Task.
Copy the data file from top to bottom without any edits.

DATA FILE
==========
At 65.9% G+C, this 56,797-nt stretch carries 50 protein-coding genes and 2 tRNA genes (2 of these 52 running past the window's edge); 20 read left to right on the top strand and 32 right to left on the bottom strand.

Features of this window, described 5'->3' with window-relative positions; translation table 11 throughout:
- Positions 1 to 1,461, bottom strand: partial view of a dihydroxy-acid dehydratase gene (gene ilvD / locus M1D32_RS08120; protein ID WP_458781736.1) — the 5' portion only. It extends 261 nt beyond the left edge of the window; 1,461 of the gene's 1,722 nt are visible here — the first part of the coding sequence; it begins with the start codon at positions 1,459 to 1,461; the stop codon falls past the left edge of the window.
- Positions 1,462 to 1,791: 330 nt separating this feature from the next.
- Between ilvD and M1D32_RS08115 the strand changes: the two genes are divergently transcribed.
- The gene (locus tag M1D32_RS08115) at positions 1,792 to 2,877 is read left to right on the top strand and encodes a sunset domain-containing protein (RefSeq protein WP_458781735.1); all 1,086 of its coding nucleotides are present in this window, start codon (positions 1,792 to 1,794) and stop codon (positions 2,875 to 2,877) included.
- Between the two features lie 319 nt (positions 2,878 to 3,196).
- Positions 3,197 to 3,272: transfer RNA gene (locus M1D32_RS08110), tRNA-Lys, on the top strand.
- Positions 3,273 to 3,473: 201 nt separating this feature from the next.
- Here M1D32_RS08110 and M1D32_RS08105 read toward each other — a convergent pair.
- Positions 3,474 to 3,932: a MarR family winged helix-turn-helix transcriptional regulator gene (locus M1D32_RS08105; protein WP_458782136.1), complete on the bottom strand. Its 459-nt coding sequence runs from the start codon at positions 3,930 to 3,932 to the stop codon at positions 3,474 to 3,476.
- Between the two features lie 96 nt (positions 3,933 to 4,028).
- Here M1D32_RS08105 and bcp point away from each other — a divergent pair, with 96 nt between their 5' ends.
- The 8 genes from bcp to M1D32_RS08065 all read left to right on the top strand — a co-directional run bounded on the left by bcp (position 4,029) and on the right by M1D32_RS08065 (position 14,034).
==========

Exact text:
At 65.9% G+C, this 56,797-nt stretch carries 50 protein-coding genes and 2 tRNA genes (2 of these 52 running past the window's edge); 20 read left to right on the top strand and 32 right to left on the bottom strand.

Features of this window, described 5'->3' with window-relative positions; translation table 11 throughout:
- Positions 1 to 1,461, bottom strand: partial view of a dihydroxy-acid dehydratase gene (gene ilvD / locus M1D32_RS08120; protein ID WP_458781736.1) — the 5' portion only. It extends 261 nt beyond the left edge of the window; 1,461 of the gene's 1,722 nt are visible here — the first part of the coding sequence; it begins with the start codon at positions 1,459 to 1,461; the stop codon falls past the left edge of the window.
- Positions 1,462 to 1,791: 330 nt separating this feature from the next.
- Between ilvD and M1D32_RS08115 the strand changes: the two genes are divergently transcribed.
- The gene (locus tag M1D32_RS08115) at positions 1,792 to 2,877 is read left to right on the top strand and encodes a sunset domain-containing protein (RefSeq protein WP_458781735.1); all 1,086 of its coding nucleotides are present in this window, start codon (positions 1,792 to 1,794) and stop codon (positions 2,875 to 2,877) included.
- Between the two features lie 319 nt (positions 2,878 to 3,196).
- Positions 3,197 to 3,272: transfer RNA gene (locus M1D32_RS08110), tRNA-Lys, on the top strand.
- Positions 3,273 to 3,473: 201 nt separating this feature from the next.
- Here M1D32_RS08110 and M1D32_RS08105 read toward each other — a convergent pair.
- Positions 3,474 to 3,932: a MarR family winged helix-turn-helix transcriptional regulator gene (locus M1D32_RS08105; protein WP_458782136.1), complete on the bottom strand. Its 459-nt coding sequence runs from the start codon at positions 3,930 to 3,932 to the stop codon at positions 3,474 to 3,476.
- Between the two features lie 96 nt (positions 3,933 to 4,028).
- Here M1D32_RS08105 and bcp point away from each other — a divergent pair, with 96 nt between their 5' ends.
- The 8 genes from bcp to M1D32_RS08065 all read left to right on the top strand — a co-directional run bounded on the left by bcp (position 4,029) and on the right by M1D32_RS08065 (position 14,034).